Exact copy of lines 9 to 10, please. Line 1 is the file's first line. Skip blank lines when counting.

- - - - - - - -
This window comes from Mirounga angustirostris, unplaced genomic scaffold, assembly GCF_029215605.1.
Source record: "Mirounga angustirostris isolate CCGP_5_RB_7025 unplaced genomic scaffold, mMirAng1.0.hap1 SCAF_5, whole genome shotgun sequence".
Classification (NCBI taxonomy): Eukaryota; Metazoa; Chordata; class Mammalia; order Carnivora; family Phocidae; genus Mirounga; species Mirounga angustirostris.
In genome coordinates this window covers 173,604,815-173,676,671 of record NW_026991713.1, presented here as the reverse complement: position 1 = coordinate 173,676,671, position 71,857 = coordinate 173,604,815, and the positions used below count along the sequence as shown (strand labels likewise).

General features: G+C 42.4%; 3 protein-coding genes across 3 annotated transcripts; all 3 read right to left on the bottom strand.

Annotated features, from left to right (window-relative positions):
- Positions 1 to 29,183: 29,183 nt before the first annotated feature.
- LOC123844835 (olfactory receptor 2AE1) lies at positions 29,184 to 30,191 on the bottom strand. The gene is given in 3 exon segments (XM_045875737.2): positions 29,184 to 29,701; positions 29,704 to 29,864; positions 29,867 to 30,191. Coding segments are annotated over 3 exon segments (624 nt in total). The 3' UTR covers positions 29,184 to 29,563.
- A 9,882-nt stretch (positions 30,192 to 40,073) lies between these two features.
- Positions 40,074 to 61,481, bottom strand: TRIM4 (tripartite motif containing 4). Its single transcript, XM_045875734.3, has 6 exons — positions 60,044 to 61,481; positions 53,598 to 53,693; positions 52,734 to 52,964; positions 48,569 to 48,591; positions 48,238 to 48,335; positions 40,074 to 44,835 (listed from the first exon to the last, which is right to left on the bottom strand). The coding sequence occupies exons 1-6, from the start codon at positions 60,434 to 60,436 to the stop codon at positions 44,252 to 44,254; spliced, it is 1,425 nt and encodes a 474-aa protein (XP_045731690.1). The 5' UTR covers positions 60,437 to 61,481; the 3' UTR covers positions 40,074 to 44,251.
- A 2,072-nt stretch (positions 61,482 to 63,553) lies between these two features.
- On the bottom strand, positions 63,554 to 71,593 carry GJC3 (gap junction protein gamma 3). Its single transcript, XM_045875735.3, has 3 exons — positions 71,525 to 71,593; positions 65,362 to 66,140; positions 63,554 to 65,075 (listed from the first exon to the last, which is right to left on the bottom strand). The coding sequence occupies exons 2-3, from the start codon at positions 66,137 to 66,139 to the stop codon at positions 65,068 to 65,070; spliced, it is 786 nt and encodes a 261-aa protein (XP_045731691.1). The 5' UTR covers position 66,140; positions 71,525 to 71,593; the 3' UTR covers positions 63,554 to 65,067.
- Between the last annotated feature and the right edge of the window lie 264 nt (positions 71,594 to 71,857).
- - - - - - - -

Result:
- A 9,882-nt stretch (positions 30,192 to 40,073) lies between these two features.
- Positions 40,074 to 61,481, bottom strand: TRIM4 (tripartite motif containing 4). Its single transcript, XM_045875734.3, has 6 exons — positions 60,044 to 61,481; positions 53,598 to 53,693; positions 52,734 to 52,964; positions 48,569 to 48,591; positions 48,238 to 48,335; positions 40,074 to 44,835 (listed from the first exon to the last, which is right to left on the bottom strand). The coding sequence occupies exons 1-6, from the start codon at positions 60,434 to 60,436 to the stop codon at positions 44,252 to 44,254; spliced, it is 1,425 nt and encodes a 474-aa protein (XP_045731690.1). The 5' UTR covers positions 60,437 to 61,481; the 3' UTR covers positions 40,074 to 44,251.